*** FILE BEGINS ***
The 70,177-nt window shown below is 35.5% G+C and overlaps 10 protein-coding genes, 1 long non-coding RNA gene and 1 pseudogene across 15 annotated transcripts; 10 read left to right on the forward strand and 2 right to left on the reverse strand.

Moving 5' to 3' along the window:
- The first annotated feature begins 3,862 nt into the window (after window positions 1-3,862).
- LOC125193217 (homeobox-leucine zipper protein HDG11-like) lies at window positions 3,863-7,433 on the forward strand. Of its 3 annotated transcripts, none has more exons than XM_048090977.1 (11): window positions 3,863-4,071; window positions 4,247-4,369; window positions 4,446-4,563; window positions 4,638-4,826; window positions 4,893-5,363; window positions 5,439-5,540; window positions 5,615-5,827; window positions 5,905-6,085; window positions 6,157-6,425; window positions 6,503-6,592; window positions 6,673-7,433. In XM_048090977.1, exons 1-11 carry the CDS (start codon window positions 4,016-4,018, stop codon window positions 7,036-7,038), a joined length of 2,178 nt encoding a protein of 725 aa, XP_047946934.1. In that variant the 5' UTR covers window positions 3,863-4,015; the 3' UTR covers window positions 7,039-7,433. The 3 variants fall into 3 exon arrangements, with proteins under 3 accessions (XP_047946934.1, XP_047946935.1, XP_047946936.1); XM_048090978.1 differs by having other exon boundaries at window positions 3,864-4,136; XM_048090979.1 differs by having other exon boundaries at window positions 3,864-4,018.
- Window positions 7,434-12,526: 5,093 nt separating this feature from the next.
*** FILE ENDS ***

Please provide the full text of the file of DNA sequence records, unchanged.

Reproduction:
The 70,177-nt window shown below is 35.5% G+C and overlaps 10 protein-coding genes, 1 long non-coding RNA gene and 1 pseudogene across 15 annotated transcripts; 10 read left to right on the forward strand and 2 right to left on the reverse strand.

Moving 5' to 3' along the window:
- The first annotated feature begins 3,862 nt into the window (after window positions 1-3,862).
- LOC125193217 (homeobox-leucine zipper protein HDG11-like) lies at window positions 3,863-7,433 on the forward strand. Of its 3 annotated transcripts, none has more exons than XM_048090977.1 (11): window positions 3,863-4,071; window positions 4,247-4,369; window positions 4,446-4,563; window positions 4,638-4,826; window positions 4,893-5,363; window positions 5,439-5,540; window positions 5,615-5,827; window positions 5,905-6,085; window positions 6,157-6,425; window positions 6,503-6,592; window positions 6,673-7,433. In XM_048090977.1, exons 1-11 carry the CDS (start codon window positions 4,016-4,018, stop codon window positions 7,036-7,038), a joined length of 2,178 nt encoding a protein of 725 aa, XP_047946934.1. In that variant the 5' UTR covers window positions 3,863-4,015; the 3' UTR covers window positions 7,039-7,433. The 3 variants fall into 3 exon arrangements, with proteins under 3 accessions (XP_047946934.1, XP_047946935.1, XP_047946936.1); XM_048090978.1 differs by having other exon boundaries at window positions 3,864-4,136; XM_048090979.1 differs by having other exon boundaries at window positions 3,864-4,018.
- Window positions 7,434-12,526: 5,093 nt separating this feature from the next.